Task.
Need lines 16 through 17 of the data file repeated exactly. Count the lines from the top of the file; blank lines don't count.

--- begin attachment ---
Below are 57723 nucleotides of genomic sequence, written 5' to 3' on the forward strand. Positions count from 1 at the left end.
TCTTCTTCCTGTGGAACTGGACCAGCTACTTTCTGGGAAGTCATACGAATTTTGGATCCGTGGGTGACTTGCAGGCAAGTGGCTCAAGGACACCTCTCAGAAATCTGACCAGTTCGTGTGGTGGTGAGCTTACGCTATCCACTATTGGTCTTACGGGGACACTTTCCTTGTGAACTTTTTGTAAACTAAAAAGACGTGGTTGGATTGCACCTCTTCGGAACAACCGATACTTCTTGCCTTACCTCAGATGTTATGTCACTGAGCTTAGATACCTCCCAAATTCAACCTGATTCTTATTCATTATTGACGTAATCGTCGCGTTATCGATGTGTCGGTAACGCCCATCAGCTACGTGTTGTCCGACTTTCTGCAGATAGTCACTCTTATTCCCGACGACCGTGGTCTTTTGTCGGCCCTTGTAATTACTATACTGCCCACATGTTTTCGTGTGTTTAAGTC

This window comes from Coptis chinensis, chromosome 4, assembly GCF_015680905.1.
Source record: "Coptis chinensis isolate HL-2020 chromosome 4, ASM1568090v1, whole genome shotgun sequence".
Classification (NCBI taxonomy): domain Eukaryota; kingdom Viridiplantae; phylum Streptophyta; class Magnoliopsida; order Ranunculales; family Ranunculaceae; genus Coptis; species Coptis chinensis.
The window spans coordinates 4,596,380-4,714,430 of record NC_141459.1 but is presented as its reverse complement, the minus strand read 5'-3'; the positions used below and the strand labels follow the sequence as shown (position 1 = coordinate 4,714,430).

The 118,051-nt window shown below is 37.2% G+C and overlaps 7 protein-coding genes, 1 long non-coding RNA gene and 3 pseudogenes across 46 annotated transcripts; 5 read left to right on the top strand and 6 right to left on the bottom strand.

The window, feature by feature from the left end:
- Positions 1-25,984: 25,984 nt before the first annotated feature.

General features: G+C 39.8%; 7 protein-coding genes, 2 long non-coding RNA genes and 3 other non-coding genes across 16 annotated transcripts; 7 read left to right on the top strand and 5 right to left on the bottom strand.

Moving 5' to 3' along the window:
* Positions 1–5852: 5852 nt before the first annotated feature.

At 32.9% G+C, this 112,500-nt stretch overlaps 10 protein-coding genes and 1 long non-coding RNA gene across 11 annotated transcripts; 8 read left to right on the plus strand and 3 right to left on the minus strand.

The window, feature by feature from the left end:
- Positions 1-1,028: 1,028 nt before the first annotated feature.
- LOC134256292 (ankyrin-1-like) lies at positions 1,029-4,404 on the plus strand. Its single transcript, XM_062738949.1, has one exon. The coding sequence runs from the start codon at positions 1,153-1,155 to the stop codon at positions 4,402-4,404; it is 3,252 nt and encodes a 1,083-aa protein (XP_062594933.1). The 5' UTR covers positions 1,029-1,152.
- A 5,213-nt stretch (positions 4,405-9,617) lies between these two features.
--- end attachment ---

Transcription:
- LOC134256292 (ankyrin-1-like) lies at positions 1,029-4,404 on the plus strand. Its single transcript, XM_062738949.1, has one exon. The coding sequence runs from the start codon at positions 1,153-1,155 to the stop codon at positions 4,402-4,404; it is 3,252 nt and encodes a 1,083-aa protein (XP_062594933.1). The 5' UTR covers positions 1,029-1,152.
- A 5,213-nt stretch (positions 4,405-9,617) lies between these two features.